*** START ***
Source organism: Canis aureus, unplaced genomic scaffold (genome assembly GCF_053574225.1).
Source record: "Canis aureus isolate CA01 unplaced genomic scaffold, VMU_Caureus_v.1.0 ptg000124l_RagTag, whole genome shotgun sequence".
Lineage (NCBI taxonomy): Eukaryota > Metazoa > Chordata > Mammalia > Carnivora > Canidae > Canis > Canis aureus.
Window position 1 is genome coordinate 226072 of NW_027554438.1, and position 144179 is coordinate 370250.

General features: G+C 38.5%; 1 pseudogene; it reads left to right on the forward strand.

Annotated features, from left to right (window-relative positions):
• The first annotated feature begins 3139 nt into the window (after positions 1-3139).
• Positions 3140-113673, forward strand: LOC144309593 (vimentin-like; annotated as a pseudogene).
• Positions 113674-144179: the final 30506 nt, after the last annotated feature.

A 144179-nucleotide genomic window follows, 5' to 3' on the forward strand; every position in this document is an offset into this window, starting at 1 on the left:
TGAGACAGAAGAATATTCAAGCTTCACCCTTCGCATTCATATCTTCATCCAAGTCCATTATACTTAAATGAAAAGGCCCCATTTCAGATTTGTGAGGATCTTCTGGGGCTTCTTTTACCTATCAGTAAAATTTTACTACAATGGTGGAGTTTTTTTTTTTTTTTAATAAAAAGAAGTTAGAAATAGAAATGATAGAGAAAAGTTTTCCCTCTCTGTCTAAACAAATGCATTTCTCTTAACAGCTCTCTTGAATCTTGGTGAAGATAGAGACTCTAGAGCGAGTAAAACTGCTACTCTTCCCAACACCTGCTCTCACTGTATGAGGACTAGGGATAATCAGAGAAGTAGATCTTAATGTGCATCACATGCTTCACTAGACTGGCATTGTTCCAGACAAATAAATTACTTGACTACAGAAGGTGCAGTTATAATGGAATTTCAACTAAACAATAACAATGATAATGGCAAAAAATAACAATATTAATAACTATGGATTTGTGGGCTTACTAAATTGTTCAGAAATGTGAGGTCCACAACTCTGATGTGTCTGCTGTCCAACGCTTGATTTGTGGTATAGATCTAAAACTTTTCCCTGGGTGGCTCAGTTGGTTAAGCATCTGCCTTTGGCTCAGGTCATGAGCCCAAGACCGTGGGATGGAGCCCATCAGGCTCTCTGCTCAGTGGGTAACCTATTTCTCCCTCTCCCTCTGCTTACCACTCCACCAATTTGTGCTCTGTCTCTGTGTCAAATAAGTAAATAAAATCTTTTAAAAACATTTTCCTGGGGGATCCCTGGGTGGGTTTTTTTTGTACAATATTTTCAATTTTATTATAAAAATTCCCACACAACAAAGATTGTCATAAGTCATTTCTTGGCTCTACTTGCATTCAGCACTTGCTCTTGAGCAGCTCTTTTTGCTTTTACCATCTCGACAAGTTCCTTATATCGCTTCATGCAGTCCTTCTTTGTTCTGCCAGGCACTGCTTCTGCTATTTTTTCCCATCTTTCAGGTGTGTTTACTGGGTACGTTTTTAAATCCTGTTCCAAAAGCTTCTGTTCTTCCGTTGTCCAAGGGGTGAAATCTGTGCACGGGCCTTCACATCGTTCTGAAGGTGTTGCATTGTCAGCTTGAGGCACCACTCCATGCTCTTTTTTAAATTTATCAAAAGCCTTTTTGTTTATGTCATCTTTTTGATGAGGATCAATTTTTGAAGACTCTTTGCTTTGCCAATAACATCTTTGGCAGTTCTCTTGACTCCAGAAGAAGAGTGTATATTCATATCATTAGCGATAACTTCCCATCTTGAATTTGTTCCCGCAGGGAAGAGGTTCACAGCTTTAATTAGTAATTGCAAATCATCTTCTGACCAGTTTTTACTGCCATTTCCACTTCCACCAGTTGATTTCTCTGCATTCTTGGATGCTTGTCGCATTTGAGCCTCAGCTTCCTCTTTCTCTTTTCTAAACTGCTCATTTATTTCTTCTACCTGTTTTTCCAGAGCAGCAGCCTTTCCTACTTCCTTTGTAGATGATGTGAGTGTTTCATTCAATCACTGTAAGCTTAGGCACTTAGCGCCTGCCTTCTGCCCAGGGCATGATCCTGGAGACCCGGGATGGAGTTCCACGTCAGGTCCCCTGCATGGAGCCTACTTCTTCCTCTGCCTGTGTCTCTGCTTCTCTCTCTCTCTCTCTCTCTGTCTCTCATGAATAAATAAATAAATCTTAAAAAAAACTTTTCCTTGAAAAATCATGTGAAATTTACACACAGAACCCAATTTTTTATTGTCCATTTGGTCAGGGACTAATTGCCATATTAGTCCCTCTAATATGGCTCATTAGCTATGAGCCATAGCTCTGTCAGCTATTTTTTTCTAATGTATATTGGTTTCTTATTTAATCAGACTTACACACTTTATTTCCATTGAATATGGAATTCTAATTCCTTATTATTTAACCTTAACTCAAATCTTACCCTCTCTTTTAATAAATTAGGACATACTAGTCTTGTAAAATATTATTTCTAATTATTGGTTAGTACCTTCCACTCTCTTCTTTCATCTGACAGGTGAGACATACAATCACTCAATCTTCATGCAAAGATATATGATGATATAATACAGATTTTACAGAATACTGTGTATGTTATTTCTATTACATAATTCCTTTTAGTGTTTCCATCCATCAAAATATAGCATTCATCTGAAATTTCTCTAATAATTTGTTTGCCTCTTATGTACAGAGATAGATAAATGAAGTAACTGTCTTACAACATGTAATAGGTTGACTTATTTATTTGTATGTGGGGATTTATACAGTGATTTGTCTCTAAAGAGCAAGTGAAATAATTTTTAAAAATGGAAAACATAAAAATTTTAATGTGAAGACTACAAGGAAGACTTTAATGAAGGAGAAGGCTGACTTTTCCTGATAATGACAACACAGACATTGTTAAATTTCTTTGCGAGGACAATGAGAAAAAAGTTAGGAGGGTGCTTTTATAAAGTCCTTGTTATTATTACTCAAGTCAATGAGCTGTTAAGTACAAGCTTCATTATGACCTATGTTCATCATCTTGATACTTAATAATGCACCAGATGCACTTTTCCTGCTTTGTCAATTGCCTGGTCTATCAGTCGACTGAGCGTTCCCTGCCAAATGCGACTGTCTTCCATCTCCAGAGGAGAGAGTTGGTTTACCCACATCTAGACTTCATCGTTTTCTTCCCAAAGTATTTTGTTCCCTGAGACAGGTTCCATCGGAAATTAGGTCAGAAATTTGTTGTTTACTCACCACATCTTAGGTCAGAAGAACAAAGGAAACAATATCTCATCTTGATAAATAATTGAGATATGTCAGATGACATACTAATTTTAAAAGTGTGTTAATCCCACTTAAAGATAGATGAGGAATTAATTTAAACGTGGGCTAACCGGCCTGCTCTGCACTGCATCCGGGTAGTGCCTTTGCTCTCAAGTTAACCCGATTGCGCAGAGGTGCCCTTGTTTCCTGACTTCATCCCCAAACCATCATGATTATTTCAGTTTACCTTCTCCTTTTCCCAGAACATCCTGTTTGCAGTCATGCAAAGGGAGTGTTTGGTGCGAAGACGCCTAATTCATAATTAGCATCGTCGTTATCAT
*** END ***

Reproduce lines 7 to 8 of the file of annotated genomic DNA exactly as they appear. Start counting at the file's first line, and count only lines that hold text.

• The first annotated feature begins 3139 nt into the window (after positions 1-3139).
• Positions 3140-113673, forward strand: LOC144309593 (vimentin-like; annotated as a pseudogene).